Best-selling author, law alum Richard North Patterson speaks on campus Friday

When New York Times best-selling author Richard North Patterson arrives in Cleveland to speak at Alumni Weekend, it will be a homecoming in more ways than one. Patterson, who spent much of his childhood in Bay Village and graduated from Case Western Reserve University School of Law in 1971, will return to Cleveland for the first time in nearly 10 years for his keynote conversation, “The Most Dangerous Place on Earth,” on Oct. 14.

During the discussion, Patterson will delve into the subject of his most recent novel, The Devil’s Light, which centers on an Al Qaeda plot to steal a nuclear bomb from Pakistan. A question-and-answer session and book signing will follow his presentation, which begins at 1:30 p.m. in Ford Auditorium. The event, sponsored by The Alumni Association of Case Western Reserve University, is free and open to the public.

Patterson’s recent books have focused on topics such as nuclear terrorism, race relations on a college campus and gun violence, but it’s his earlier novels that harken back to his time in Cleveland.

His 1997 book Silent Witness is set in a town much like Bay Village and relies on his memories of living in the community where the infamous Sam Sheppard murder case took place. (Silent Witness has been adapted for a TNT movie, set to premiere Dec. 7.)

The 1999 international bestseller Dark Lady, meanwhile, involves a murder and the civic corruption surrounding the building of a ballpark in a Rust Belt city similar to Cleveland—although Patterson is quick to note it is not reflective of the city’s handling of the construction of Jacobs Field. “Cleveland was doing a good job coping with industrial change, so I thought it was a good backdrop,” he explained.

Northeast Ohio has played a vital role in Patterson’s writing, and he credits his time at the law school with “providing a first-class education that certainly helped me on my way as a lawyer and to the career I have today.”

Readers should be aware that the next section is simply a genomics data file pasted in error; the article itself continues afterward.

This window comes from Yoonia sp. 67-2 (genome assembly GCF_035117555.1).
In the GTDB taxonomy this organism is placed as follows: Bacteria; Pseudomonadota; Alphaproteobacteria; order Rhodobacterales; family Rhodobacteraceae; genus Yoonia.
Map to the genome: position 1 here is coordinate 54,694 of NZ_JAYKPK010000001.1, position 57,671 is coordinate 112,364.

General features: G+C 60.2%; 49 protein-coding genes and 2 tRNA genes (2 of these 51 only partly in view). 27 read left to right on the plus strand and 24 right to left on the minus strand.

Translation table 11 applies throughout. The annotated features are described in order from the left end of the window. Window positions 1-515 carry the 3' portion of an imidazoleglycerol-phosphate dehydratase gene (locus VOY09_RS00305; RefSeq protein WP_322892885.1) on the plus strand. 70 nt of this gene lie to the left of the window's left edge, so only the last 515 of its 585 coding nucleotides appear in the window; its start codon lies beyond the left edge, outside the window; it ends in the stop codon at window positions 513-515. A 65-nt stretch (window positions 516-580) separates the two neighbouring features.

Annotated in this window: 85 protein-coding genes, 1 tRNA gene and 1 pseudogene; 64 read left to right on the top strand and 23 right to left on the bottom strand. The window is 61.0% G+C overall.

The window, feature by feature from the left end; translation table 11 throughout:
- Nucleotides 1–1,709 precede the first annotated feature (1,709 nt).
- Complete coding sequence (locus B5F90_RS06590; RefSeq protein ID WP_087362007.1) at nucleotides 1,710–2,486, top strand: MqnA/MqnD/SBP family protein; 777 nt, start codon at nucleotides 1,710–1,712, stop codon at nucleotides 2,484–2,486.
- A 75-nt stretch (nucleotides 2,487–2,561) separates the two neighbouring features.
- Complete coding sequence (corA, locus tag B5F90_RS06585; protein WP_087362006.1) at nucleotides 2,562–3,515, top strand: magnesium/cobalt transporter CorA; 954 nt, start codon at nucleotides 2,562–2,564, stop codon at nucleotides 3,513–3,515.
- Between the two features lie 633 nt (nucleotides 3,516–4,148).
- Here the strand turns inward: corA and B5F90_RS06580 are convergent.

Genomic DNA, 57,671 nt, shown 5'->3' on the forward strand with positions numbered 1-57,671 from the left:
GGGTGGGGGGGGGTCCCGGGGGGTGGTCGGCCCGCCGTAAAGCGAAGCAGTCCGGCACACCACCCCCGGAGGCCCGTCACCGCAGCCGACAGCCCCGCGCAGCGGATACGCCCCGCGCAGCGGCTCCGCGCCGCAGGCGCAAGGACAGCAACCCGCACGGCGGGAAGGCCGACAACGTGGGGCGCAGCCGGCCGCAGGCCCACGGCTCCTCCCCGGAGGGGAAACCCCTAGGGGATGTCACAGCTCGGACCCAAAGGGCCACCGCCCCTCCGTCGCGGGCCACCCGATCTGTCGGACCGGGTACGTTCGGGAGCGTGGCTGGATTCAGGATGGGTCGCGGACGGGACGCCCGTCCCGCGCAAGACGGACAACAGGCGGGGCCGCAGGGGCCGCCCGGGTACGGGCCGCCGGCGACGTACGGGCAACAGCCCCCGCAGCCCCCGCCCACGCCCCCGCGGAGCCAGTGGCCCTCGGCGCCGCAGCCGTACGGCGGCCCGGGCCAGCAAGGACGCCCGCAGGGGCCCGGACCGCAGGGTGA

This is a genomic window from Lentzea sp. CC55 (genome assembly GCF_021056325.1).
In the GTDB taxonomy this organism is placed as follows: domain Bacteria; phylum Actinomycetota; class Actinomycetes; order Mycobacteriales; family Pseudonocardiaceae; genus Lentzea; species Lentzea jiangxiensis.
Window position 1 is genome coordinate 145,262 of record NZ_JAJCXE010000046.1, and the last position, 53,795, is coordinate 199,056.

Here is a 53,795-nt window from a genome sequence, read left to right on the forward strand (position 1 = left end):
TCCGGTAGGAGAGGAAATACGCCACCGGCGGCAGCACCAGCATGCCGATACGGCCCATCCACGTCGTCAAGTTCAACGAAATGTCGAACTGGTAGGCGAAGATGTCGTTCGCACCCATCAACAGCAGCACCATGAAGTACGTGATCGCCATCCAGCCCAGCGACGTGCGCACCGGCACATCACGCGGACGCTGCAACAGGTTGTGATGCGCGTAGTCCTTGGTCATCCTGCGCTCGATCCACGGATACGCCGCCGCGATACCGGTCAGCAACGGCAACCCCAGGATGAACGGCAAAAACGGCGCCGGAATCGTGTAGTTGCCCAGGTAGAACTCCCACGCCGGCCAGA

Through the moot court program, which was mandatory for first-year law students, Patterson learned he was good on his feet and also honed his writing craft. “I would say that program was, in some ways, career-making for me,” he said.

Now, 40 years after his graduation from law school, the lawyer-turned-author is returning back to campus not only to speak to aspiring writers, lawyers and fans, but also to connect with his former classmates.

“It’s always fascinating, especially if you’re a novelist, to find out what happened to people,” he said. “I know a lot of the guys from my law school have had great careers and other great experiences.”

When Patterson said “guys,” he meant it—only five or six women were in his class, he said.

Obviously times have changed, and the makeup of individual classes of students continually evolves, Patterson said. ,

“Universities are so important to extending education opportunities to so many people,” he said. “I’m grateful to the school for asking me. I’m excited to come back and see what the future of the school holds.”

For more information on Patterson’s discussion and other Alumni Weekend events, visit